This year, The King’s College elected Student Body President Koby Jackson. As the first black Student Body President in the college’s history, Jackson appointed the most diverse student cabinet to date for an incoming first year class consisting of 30-33% minority students. 

Jackson believes Reagan should no longer be a house namesake, and says he is glad that the house’s exec team swiftly began discussion of reviewing their namesake.

“I know minority groups across King's have often felt unheard and unsupported by The King's College. What I also know is that this is not the desired culture by the majority of King's. But in order to rid the sentiment many minority groups feel on our campus, we all have to condemn racist, sexist, homophobic, and culturally insensitive remarks and actions whenever it occurs,” Jackson stated. “We should promote a culture that embraces diversity and empowers all its members.”

However, Jackson is hopeful about the future and culture of King’s, encouraging the college to “remain a unified effort.”

Student Trivette Knowles published “An Open Letter to The King’s College: ‘What is a diploma from The King’s College to a Black student?’” which has been retweeted 70 times and has been favorited by 189 people as of Sunday night. 

In his article, published on August 13, Knowles addressed the audio tapes between Reagan and then-President Richard Nixon, expressed the harm this house namesake can cause minority groups and proposed that King’s instead create a House of Frederick Douglass. 

“It is healthy to revisit our namesakes and gauge how well they line up with The King’s mission and values…” 

-David Leedy

“Students of color are forced to study and accept leaders who devalued us in every meaningful way. Our centers of learning excuse immoral behavior committed by white leaders, and they still become angered when we call for change that imposes upon their maintained conservative order. We are not surprised when political leaders of the past are ‘discovered’ to be racist. Why our love for truth dissipates when we justify admiration for people who surely had no love for me is astonishing,” Knowles said in the article.  

In his article, Knowles also shared personal anecdotes of encounters he had with students, faculty and staff at the college.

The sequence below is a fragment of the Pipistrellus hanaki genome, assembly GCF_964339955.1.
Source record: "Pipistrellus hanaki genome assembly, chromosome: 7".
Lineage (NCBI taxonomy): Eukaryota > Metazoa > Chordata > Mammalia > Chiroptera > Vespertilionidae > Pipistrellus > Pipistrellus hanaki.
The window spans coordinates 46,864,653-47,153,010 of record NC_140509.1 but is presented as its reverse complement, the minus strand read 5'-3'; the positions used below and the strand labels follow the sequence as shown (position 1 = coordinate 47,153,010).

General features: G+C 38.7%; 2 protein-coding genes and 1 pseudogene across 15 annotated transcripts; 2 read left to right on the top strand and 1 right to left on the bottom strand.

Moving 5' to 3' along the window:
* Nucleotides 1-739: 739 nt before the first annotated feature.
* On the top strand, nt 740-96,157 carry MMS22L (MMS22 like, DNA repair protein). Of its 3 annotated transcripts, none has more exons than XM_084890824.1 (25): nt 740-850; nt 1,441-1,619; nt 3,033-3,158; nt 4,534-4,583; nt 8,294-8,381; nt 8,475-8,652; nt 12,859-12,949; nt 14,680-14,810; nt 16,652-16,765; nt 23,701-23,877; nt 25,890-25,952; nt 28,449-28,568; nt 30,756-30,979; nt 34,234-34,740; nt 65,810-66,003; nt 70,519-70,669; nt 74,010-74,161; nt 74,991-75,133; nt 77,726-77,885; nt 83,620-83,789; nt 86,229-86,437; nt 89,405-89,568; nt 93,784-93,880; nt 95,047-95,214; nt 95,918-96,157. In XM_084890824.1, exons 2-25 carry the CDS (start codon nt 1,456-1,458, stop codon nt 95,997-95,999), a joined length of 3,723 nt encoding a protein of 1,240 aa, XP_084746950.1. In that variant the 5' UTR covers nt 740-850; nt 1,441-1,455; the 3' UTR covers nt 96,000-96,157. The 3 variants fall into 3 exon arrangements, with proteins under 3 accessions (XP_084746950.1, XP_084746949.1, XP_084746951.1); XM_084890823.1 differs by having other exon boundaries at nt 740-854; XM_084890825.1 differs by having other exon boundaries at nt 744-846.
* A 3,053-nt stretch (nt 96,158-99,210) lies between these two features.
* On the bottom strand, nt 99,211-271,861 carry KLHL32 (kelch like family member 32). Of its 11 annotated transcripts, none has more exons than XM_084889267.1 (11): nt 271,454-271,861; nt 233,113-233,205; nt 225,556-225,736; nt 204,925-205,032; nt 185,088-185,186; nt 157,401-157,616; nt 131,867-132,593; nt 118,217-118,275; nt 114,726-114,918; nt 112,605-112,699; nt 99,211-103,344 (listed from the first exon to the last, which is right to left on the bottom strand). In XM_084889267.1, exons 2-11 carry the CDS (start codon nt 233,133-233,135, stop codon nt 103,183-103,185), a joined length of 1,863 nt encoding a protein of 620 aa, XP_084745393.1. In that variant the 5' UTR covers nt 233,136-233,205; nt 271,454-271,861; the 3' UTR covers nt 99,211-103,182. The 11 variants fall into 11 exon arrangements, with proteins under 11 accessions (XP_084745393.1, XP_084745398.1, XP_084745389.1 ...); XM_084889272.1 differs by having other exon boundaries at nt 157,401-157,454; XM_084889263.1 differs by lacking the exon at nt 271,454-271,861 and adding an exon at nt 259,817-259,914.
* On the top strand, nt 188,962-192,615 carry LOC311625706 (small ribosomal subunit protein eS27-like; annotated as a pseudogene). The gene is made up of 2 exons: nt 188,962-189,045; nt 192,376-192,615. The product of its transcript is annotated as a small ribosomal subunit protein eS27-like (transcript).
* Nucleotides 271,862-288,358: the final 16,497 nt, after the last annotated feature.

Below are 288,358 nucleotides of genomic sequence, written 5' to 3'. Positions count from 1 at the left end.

“I am reminded how the ideal King’s student should look when my professor berates me for what he deemed an unprofessional outfit of a cardigan and khaki pants. I am reminded of how that same professor in an attempt to apologize, presupposed that my attire reflected my low income and unprompted placed $50 before me for clothes. I am reminded of how before he let me leave his office, he asked me to bring back a receipt to verify my purchases,” Knowles said. 

The EST contacted Knowles for comment on August 13, but as of Sunday night Knowles has not responded.

On August 17, King’s released “Ronald Reagan’s Racist Comments: A Response” where they condemned Reagan’s racist rhetoric. 

The college stated that the school would be reviewing all 10 house namesakes as a part of their Theological Commitment to Diversity.

According to their response, this process was proposed prior to the release of the tapes back in the Spring of 2019.

The Dean of Students, David Leedy, said the review process will be a collaborative process involving input from current house leadership, alumni and the administration.

“I think institutional self-analysis and critique is healthy. We have had our current house namesakes for the past 15 years. The student body has grown and evolved much during that time, as has the college,” Leedy continued. “It is healthy to revisit our namesakes and gauge how well they line up with The King’s mission and values…” 

According to Leedy, the review process will formally begin this semester and will end by the Spring 2020 semester. The college will know what namesake changes, if any, will occur by then.